How To Talk To Your Ex After It’s Over
By Toni Hoy
Updated January 30, 2019
Reviewer Denise Doster
People come into and out of our lives. Have you ever wondered why it's so much harder to talk to an ex after a breakup than any other relationship that you've decided to end? You keep telling yourself there's a reason it's over and that you're happy with your decision. Yet, emotions flood your mind at the very thought of contacting your ex. The relationship changed the minute that it ended and that means that you need to change how to talk to your ex.
Your ex shouldn't be your crutch and vice versa. It's time to create some boundaries.
Contacting Your Ex: Necessary or An Excuse?
Your mind is wandering, and when a certain thought comes into your head, you find yourself grabbing the phone to tell your ex about it before you realize that you're no longer together. Thinking of your ex and grabbing the phone is nothing more than habit.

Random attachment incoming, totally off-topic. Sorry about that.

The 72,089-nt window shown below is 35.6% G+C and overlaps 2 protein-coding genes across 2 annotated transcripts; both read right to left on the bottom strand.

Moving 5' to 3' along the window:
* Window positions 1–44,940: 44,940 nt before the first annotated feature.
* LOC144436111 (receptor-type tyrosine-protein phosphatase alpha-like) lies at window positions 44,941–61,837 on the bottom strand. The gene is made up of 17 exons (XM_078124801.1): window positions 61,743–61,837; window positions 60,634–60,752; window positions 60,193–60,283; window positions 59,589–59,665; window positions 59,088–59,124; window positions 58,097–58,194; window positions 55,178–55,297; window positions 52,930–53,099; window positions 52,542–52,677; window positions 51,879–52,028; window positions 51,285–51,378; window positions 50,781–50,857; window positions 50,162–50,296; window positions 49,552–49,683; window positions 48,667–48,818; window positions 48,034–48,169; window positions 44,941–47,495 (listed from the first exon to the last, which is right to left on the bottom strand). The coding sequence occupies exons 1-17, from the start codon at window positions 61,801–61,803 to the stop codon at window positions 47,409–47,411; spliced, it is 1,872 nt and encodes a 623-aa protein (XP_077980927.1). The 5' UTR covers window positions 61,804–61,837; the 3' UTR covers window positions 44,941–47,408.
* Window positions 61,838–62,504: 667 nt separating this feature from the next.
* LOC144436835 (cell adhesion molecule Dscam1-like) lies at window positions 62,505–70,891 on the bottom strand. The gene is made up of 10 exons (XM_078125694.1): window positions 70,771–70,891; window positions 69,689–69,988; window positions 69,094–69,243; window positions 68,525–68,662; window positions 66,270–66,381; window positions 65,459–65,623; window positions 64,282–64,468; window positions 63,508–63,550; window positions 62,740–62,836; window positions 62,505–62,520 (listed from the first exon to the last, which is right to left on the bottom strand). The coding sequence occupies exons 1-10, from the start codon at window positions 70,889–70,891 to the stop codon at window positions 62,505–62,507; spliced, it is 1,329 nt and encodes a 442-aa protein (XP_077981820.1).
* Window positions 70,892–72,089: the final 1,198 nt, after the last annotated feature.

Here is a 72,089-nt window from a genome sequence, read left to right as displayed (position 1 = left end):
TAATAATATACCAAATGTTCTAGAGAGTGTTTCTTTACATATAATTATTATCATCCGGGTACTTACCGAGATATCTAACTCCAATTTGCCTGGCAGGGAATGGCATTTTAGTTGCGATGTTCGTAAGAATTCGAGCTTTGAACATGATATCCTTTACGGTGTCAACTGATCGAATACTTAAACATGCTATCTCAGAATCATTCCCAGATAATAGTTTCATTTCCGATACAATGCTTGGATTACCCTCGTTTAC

However, you are now at a crossroads in your thinking. Do you need to talk with your ex? Or would making the call or sending the text really just be an excuse to re-establish contact?
Good Reasons to Talk to Your Ex
Depending on the situation, you may have a good reason for talking with your ex. Just be sure that your list of reasons is a short list. Here are a few reasons that might justify contact with an ex:
- They have a family member or close friend that is ill or dying and you want to express your concern.
- You have a family member or close friend that is ill or dying and you think your ex would want to know.
- You have a specific question or need advice on a subject that only your ex can help with.
- You would like to offer a sincere congratulations on an important life event, like finishing school or landing a dream job.
- You need to return something that is very important to your ex.
Breakups are always emotional, regardless of whether they were confrontational or something that you both agreed on. Raw emotion makes it hard to discern your motives for contacting an ex.
It can help to talk it out with a therapist, like the professional online therapists at BetterHelp, who can help you set some boundaries and move forward.